HOUSE, Issue 39

Welcome the 39th edition of House as we continue to see less hiring at an MD level in financial services, while middle management (AVP/VP) recruitment remains very buoyant. The big move in financial services was the resignation of Philipe Vollot from Deutsche Bank to join Danske Bank in Copenhagen as their new Head of Compliance. We have also had the recent news that John Cusack will be stepping down as Global Head of Financial Crime at Standard Chartered from January 2019. His role will be shared between his two existing deputies, David Howes (Singapore) and Patricia Sullivan (New York). At Wells Fargo in Hong Kong, Leeann Morentz takes on James Sayko’s financial crime risk management leadership role as James moves back to the states with the bank.

The corporate sector has continued to hire more people globally, most notably Scott Schools ending up at Uber! The extent to which compliance and regulation has permeated the corporate sector has really ramped up. It is one of our themes this month as we examine what the corporate compliance officer does, how it differs to their banking peers and if there is any movement between the sectors. We also look at Reg-tech this month, are financial services firms investing in it yet? And, are we seeing the rise of the technology compliance officer?

Corporate Compliance - What do they do? and where do we find them?

We completed three searches in the corporate compliance space last year and many of our financial services compliance contacts have asked us, “what do they do? Where is the market abuse? Insider trading? Conflicts?”

They are asking us not because they doubt the need for compliance in this sector, but rather because they’re interested if the move across can be made.

From Goldman to Walmart? From Prudential to Uber? Can the move be made? The short answer: not yet...

The majority of the moves we are seeing into corporates are coming from the legal sector. Often a corporate hires their first compliance officer in a time of distress and it’s often someone with a litigation or dispute resolution background. A prime example is Scott Schools, an experienced litigator moving from the Department of Justice in the US. Jay Jorgensen, the Global Chief Compliance Officer for Walmart, was previously a partner in the litigation team at Sidley Austin LLP.

The key skills clients looked for in the searches we conducted were:

- Compliance Framework - the ability to map rules to business units
- Ethics, the ability to create an ethics programme, implement it and gain buy in from the business
- Excellent knowledge of FCPA, UK Anti Bribery Act, GDPR and relevant global regulation.

The initial outlook appears bleak for those trying to transfer from the financial services sector, but many parallels can be made with the advent of compliance departments at financial services firms c2001. Then too, the first compliance officers came from a regulatory and legal background, often to deal with litigation. However, as compliance departments evolved and rapidly grew we saw a real rise in compliance officers coming from a variety of backgrounds.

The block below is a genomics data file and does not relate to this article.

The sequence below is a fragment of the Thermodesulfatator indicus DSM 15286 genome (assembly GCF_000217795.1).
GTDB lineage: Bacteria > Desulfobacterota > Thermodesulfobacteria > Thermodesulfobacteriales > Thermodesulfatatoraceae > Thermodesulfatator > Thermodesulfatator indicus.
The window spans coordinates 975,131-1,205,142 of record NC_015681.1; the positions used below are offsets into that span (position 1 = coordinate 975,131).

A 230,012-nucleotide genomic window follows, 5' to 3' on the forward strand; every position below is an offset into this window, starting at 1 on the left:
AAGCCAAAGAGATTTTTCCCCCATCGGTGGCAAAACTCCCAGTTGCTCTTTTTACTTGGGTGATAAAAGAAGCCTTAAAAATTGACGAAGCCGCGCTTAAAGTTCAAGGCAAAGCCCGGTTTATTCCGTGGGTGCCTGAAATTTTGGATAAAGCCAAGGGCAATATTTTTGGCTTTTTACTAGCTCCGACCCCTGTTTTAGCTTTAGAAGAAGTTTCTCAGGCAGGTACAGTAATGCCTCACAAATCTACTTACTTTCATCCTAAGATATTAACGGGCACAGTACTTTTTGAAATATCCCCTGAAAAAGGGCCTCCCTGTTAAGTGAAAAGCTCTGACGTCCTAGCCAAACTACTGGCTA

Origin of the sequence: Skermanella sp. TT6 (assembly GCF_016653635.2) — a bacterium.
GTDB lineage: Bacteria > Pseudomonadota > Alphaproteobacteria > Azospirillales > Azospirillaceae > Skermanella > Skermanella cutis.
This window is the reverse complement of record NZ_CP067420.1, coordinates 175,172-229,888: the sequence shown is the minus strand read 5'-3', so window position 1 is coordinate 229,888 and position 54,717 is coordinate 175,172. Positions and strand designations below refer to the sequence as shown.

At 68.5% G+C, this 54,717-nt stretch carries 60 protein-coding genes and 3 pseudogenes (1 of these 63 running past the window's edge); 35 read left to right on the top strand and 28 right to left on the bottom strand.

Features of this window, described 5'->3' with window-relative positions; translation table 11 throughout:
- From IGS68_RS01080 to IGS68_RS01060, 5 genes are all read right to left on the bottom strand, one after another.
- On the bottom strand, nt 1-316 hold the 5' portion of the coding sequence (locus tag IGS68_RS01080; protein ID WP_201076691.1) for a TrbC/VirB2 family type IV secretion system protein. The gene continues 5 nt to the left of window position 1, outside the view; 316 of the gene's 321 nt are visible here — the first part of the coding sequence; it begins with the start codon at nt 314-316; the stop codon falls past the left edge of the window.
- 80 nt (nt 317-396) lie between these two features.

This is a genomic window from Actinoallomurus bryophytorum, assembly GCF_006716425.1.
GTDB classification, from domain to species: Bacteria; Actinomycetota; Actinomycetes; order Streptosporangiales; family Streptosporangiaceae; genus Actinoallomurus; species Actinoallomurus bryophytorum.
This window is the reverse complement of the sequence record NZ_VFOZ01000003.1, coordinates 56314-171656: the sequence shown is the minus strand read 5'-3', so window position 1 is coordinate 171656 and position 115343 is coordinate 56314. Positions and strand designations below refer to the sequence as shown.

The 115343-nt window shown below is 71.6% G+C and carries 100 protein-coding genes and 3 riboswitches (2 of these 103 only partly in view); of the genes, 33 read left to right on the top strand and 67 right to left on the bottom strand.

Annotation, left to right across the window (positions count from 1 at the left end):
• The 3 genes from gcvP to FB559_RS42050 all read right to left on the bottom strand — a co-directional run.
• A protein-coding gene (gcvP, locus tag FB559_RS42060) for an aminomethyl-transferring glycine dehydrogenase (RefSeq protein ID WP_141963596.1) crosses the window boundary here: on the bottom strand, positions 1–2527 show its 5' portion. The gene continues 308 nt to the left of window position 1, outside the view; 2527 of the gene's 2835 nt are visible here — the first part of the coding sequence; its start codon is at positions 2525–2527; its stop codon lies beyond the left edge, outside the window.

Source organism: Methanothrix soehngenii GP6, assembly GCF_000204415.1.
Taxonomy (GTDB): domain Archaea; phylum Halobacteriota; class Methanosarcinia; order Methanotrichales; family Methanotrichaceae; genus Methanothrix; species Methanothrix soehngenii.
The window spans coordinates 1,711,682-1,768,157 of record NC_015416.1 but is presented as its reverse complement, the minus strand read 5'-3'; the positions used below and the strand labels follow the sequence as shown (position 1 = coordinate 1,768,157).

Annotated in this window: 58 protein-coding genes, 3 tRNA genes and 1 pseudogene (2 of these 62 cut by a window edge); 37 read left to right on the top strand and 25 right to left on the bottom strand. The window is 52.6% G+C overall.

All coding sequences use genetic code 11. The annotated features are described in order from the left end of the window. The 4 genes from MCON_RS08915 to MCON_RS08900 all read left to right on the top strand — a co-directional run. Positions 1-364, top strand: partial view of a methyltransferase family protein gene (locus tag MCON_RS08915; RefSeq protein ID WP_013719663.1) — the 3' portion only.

As a result, while we don’t anticipate global compliance teams numbering in the thousands, we will see a more diverse work force and the growth of Fortune 500 and FTSE 100 firms compliance functions into the hundreds.

RegTech, RegTech, RegTech - The rise of the Chief Compliance Technology Officer...

The hedge funds Point 72 and Bridgewater have been quite vocal in their intentions to automate compliance and introduce AI. The large investment banks have all been talking about making big changes in their compliance departments, but have we actually seen them make this change yet? Citigroup have invested heavily in outsourcing compliance, it is known they have the goal of offshoring all non-revenue producing personnel.

As costs are cut to compliance departments and we enter the era of BAU, what changes can be made by technology and who are making them? A simple google search of RegTech and Goldman Sachs, JP Morgan, UBS and Credit Suisse produced few results. What is the technology that compliance and financial crime compliance departments are investing in?

It is a difficult task to single out any specific solution, instead we should consider key processes that RegTech can address. Data aggregation, record keeping, analytics, document management and reporting are a few key areas in which RegTech could reap significant savings.

From a hiring standpoint, what we have seen are banks beginning to directly address the potential benefits of RegTech through the hiring of ‘Compliance Technology Officers’... One APAC Chief Compliance Officer we spoke to recently described an internal move from technology as the ‘best hire they ever made’. There is still a lot of movement in this space, but we predict the role of the Compliance Technology Officer to take on more and more importance in the years to come and it’s imperative that Chief Compliance Officers upgrade.